News From Terre Haute, Indiana

History

February 9, 2008

Historical Perspective: George Chestnut and pioneer pro basketball in Indiana

TERRE HAUTE — The owner of a small family-operated grocery story on Madison Avenue on the southside of Indianapolis, Frank H. Kautsky was a sports enthusiast.

Kautsky especially loved baseball, a sport he played at the semi-pro level until he was 37 years old in 1926.

Frank knew nothing about basketball until Paul “Pete” Bailey, a former Indiana Central College (now the University of Indianapolis) star invited him to watch a pickup game at an Indianapolis elementary school in 1930.

As the two men left the school together that evening, Kautsky asked Bailey if he could organize an independent amateur basketball team. The grocer offered to buy uniforms for the players and provide sponsorship as the “Kautsky Athletic Club.”

Bailey agreed, recruiting former players from Indiana Central, Butler and Indiana University. Frank was extremely happy with the white jerseys Bailey designed with blue letters on the front spelling “Kautskys.” Later that year Kautsky’s squad piled into a giant Chrysler two or three nights each week to visit gyms around Indianapolis for games against opponents, including barnstorming women’s teams such as the Hoosier Demons or the Red Silk Girls Club.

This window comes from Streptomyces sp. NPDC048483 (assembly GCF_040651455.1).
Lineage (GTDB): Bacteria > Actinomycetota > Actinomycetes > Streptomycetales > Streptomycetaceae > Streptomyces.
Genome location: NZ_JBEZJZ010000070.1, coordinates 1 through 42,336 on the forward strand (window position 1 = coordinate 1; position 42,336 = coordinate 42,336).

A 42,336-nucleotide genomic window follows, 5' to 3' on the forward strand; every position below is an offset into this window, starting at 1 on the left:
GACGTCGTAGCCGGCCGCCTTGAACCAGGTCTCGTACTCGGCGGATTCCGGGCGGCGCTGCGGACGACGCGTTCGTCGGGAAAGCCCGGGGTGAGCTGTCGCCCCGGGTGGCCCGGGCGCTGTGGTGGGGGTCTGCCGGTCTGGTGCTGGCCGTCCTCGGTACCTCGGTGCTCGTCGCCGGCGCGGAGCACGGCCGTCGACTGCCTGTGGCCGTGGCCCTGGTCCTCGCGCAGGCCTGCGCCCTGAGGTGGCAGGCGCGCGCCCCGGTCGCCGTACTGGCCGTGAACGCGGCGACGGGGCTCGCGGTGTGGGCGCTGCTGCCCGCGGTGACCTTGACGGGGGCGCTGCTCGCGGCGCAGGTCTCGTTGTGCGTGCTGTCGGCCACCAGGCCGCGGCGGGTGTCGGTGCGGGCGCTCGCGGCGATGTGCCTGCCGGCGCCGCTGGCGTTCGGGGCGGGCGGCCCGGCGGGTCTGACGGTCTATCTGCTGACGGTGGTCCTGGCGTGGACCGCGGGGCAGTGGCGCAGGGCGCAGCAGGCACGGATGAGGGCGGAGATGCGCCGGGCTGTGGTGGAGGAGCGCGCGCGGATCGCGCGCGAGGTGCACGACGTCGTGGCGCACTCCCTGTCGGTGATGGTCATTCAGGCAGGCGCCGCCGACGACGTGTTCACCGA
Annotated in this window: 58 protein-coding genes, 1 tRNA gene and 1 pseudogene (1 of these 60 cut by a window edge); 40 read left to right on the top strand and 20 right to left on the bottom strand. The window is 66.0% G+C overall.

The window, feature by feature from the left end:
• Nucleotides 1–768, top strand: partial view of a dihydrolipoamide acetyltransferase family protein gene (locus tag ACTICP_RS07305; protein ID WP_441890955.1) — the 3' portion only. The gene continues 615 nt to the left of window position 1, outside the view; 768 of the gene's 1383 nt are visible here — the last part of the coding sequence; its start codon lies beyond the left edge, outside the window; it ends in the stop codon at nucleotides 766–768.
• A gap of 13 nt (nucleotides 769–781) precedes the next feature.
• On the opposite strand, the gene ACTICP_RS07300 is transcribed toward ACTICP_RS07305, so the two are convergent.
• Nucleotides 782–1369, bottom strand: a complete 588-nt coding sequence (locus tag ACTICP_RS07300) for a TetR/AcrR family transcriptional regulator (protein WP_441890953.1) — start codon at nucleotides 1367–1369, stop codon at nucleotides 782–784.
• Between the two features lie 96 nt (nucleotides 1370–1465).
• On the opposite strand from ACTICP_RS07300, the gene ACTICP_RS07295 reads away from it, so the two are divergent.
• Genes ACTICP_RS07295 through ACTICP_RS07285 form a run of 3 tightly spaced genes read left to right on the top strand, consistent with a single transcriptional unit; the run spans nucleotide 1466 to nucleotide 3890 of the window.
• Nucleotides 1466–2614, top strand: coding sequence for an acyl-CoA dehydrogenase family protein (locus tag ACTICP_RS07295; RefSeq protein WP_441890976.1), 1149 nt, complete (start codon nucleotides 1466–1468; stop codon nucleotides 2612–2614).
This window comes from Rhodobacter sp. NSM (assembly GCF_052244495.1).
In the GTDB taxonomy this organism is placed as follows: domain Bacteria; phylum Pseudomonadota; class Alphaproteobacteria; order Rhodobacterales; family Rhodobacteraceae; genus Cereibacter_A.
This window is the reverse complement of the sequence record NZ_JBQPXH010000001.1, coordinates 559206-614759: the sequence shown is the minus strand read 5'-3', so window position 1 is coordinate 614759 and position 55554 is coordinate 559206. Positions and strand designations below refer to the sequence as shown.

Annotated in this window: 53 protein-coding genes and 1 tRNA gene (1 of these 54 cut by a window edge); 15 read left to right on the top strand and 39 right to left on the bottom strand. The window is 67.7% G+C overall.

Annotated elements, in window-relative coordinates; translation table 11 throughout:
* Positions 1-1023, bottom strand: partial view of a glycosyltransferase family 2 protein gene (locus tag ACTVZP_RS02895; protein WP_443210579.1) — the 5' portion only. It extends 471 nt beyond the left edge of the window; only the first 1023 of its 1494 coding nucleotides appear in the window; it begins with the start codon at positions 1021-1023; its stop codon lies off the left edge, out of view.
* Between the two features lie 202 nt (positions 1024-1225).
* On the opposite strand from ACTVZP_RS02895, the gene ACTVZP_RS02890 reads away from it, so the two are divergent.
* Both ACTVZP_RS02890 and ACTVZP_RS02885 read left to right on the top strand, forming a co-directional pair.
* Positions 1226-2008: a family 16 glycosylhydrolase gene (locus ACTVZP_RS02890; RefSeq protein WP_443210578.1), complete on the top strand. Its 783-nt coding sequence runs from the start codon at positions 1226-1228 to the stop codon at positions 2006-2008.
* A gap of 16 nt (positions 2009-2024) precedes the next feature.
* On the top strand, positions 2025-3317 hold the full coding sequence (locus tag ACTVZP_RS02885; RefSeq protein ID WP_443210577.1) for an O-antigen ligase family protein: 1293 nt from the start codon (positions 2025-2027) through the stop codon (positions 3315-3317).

Meanwhile, Kautsky began scouring the Midwest to find better players.

In December 1931, the Kautskys won the Indianapolis Gold Medal basketball tournament sponsored by the Central States Basketball Association, beating Bond Bread, the perennial favorite, in the championship game, 20-11. Then they captured the Indiana independent basketball title in 1932 by edging Bond Bread in two overtimes.

The next year (1932-33), the grocer decided to make the Kautskys a professional team, playing home games on the second floor of the National Guard Armory on North Pennsylvania Street. Abe Goldsmith, who made basketball goals and operated a retail supply store, became the team’s business manager.

The decision to go professional was made easier when a three-time All-American from Purdue who was teaching English and coaching basketball in Dayton, Ky., spurned more lucrative offers to play in Indianapolis.

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